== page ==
Septic tanks are underground structures that are used to treat wastewater. They’re most commonly found in areas that don’t have a central sewer system, like rural communities. Septic tanks take in water that traveled through a bathroom, kitchen, or laundry drain and expel it so it can be reused. Read on to find out how yours works.
Contents of a Septic Tank
A septic tank is made of a thick, strong material, like concrete or steel. The tank is buried deep underground and is usually able to hold 500-1,000 gallons of wastewater. There are two outlets on either side of the tank: one for incoming water, and one for outgoing water. As materials enter the tank, they’re separated by density. Floating debris rises, water settles in the middle, and anything heavier sinks to the bottom and is known as the “sludge layer.”
As fluids enter your septic tank, new water rushes in and displaces the water that’s presently inside. The old water runs out the outgoing end of the septic tank and ends up in a drain field, which is a series of pipes that are concealed in gravel-filled troughs.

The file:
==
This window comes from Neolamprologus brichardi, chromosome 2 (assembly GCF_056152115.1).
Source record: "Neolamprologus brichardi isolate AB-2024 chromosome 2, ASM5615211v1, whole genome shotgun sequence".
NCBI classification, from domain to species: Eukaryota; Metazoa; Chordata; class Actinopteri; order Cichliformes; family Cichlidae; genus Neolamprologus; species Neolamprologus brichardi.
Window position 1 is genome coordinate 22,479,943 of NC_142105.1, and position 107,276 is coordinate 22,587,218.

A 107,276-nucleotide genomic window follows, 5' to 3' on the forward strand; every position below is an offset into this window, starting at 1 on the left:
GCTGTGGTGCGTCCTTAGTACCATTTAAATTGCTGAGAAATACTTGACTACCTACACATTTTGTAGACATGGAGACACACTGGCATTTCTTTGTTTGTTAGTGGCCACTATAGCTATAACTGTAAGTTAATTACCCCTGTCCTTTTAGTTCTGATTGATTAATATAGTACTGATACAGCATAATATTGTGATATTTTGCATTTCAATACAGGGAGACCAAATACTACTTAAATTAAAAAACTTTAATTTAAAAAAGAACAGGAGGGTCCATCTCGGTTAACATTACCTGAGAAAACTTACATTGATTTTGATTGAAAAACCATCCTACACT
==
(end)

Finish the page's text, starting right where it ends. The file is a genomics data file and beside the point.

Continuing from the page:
As the water exits the tank and enters the drain field, it begins to be absorbed by the ground. There is no automation to the septic tank waste removal process: Water and waste simply make their way through the system and are eventually absorbed. To maintain your septic tank and ensure the absorption process continues unimpeded, you need to have it regularly pumped.
Does your septic tank need pumping? Call Taylor's Drain & Sewer Service in Lincoln, NE. They can handle everything from cracked pipes to septic tank pumping. For more information about the company, visit their website or call (402) 474-5213.